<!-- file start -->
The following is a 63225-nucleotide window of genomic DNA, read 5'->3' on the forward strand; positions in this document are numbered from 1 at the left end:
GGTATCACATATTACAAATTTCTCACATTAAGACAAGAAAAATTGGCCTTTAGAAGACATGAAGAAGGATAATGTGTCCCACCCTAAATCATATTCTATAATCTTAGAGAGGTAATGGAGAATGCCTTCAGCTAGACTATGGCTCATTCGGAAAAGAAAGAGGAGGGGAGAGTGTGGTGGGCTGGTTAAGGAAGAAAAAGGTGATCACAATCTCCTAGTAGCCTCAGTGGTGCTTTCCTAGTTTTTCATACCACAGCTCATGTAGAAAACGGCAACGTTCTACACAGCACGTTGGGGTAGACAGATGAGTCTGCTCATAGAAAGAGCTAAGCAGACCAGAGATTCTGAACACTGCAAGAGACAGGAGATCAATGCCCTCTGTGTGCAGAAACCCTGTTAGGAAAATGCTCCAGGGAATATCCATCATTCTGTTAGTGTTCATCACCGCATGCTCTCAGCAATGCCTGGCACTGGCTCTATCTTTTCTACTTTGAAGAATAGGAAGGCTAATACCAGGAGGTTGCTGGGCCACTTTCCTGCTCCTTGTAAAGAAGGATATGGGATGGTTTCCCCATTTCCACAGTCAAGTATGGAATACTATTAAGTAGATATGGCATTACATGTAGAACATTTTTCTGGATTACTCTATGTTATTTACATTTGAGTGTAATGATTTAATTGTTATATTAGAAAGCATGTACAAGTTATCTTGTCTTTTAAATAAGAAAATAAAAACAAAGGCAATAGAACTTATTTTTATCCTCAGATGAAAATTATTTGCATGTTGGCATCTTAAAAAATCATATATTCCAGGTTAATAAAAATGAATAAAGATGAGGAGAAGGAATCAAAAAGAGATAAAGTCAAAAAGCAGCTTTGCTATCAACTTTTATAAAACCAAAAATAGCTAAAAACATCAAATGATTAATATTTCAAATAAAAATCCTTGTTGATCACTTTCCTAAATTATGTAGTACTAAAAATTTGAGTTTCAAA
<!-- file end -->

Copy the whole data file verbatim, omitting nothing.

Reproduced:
The following is a 63225-nucleotide window of genomic DNA, read 5'->3' on the forward strand; positions in this document are numbered from 1 at the left end:
GGTATCACATATTACAAATTTCTCACATTAAGACAAGAAAAATTGGCCTTTAGAAGACATGAAGAAGGATAATGTGTCCCACCCTAAATCATATTCTATAATCTTAGAGAGGTAATGGAGAATGCCTTCAGCTAGACTATGGCTCATTCGGAAAAGAAAGAGGAGGGGAGAGTGTGGTGGGCTGGTTAAGGAAGAAAAAGGTGATCACAATCTCCTAGTAGCCTCAGTGGTGCTTTCCTAGTTTTTCATACCACAGCTCATGTAGAAAACGGCAACGTTCTACACAGCACGTTGGGGTAGACAGATGAGTCTGCTCATAGAAAGAGCTAAGCAGACCAGAGATTCTGAACACTGCAAGAGACAGGAGATCAATGCCCTCTGTGTGCAGAAACCCTGTTAGGAAAATGCTCCAGGGAATATCCATCATTCTGTTAGTGTTCATCACCGCATGCTCTCAGCAATGCCTGGCACTGGCTCTATCTTTTCTACTTTGAAGAATAGGAAGGCTAATACCAGGAGGTTGCTGGGCCACTTTCCTGCTCCTTGTAAAGAAGGATATGGGATGGTTTCCCCATTTCCACAGTCAAGTATGGAATACTATTAAGTAGATATGGCATTACATGTAGAACATTTTTCTGGATTACTCTATGTTATTTACATTTGAGTGTAATGATTTAATTGTTATATTAGAAAGCATGTACAAGTTATCTTGTCTTTTAAATAAGAAAATAAAAACAAAGGCAATAGAACTTATTTTTATCCTCAGATGAAAATTATTTGCATGTTGGCATCTTAAAAAATCATATATTCCAGGTTAATAAAAATGAATAAAGATGAGGAGAAGGAATCAAAAAGAGATAAAGTCAAAAAGCAGCTTTGCTATCAACTTTTATAAAACCAAAAATAGCTAAAAACATCAAATGATTAATATTTCAAATAAAAATCCTTGTTGATCACTTTCCTAAATTATGTAGTACTAAAAATTTGAGTTTCAAA